Provides useful tools for writing command line scripts

npm install main
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At the most basic level, node-main provides an easy way to specify an entry point for a script that is ran on the command line. It allows us to call a block of code only when the script is executed from the command line. If the script is require'd into another node module, it will not execute the main block.

node-main also supports automatic usage generation, and a whole plethora of tools that serve as shortcuts while writing command line scripts.

// Code out here will always run, as it is outside the main block

.usage('./someScript [flags] <firstName> <lastName> <filePath>',
'This simple script will write your first and last name',
'to a file. The middle initial is optional as a flag.')
    middleInitial: {
        alias: 'm', default: '', describe: 'Middle Initial'
.run(function($) {
    // code in this block only runs when called directly from the CLI
    var fullName = $(0) + $('middleInitial') + $(1);
    var filePath = $(2);
    $.writeSync(filePath, fullName).cout('done!');

Of course, this is only the tip of what's available. Visit the example directories and the documentation for more information


npm install --save main

Don't forget the --save flag. It will preserve the version you are using as node-main is still going through many changes.


For more advanced usage information that covers everything, please visit the full documentation (WIP).

The Basics

You're going to need to require the main module in your script. This is the minumum boilerplate to use node-main:

require('main')(module).run(function() {
    // code here will be executed when ran from the CLI

If you would like to set up usage information and flags, simply add those two before calling run like so:

    './someScript [options] <arg1> <arg2>',
    'We can expand this usage information to multiple',
    'lines if we want to go into detail of how a ',
    'script is to be used.')
    flagOne: { alias: 'o' },
    flagTwo: { boolean: true },
    flagThree: { demand: true, description: 'third flag' }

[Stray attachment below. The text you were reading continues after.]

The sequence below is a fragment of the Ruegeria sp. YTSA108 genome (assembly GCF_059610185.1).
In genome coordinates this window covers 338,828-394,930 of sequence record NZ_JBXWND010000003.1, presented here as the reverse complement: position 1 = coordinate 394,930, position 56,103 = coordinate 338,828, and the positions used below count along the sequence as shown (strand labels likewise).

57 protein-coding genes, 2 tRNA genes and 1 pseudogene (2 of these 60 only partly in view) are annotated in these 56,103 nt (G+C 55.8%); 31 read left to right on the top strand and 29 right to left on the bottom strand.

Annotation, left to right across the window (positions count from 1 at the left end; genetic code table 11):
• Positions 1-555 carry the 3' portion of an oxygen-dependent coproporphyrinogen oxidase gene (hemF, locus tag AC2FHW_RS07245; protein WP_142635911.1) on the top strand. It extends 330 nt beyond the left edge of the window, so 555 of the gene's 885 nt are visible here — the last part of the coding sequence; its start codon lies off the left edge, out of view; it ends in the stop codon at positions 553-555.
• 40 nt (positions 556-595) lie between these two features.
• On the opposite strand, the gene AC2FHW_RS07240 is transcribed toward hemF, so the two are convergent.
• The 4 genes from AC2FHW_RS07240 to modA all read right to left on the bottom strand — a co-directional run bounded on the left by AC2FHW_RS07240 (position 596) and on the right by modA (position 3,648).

.run(function(scriptTools) { // SCRIPT TOOLS
    // code here will be executed when ran from the CLI

The flags use node-optimist - so options that are valid there, will be valid in node-main (such as demand, boolean, alias, etc.).

Also note that I have included a scriptTools variable inside of the run function. This allows us to access the tools that help in writing CLI scripts. For the remainder of The Basics, I'll refer to the scriptTools variable as "$"

// the "scriptTools" can be named anything, even $
require('main')(module).run(function($) { /* ... */ });

Script Tools

Script tools provide shortcuts for repetitive things that come up frequently when writing CLI scripts.

Visit the full documentation (WIP) for an exhaustive list of the tools available for use. Visit the example directory to see some in use.

argument/flag fetching

If you wanted to fetch the value for flag 'foo' and get the first positional argument:

$('foo'); // value of the flag foo
$(0); // the first positional argument

And array of received arguments can be accessed with $.args and an object containing all the flag values can be accessed with $.flags.

printing to the console

$.cout('hello world'); //same as console.log

Others include $.cerr (console.error), $.out (process.stdout.write), $.err (process.stderr.write).


There are synchronous and asynchronous versions of all file operations. The sync ones are chainable and can be used in the following fashion:

var file = '/tmp/';
    $.writeSync(file, '# Hello World')
    .appendSync(file, 'foo bar')

The async versions use a promise based implementation. The above can be re-written using asynchronously using promises as such:

var file = '/tmp/';
$.write(file, '# Hello World').then(function() {
    return $.append(file, 'foo bar');
}).then(function() {
    return $.read(file);

A non-exhaustive list of some other file functions (all have async counterparts)


There is also a $.mktemp function to generate a random file name in the operating systems temporary directory. It doesn't create the file - that's up to you.

async helpers

There are async helpers such as $.chain, $.sequence, and many more to help streamline further, but these are well above the basics. Using $.chain, the async file example above can be reduced to:

    [ $.write, file, '# Hello World' ],
    [ $.append, file, 'foo bar' ],
    [ $.read, file ],
    [ $.cout ]

that's all for now

That should be enough to get you started.


Feel free to add in new features as long as they are accompanied with test cases. Running npm test should get you started.

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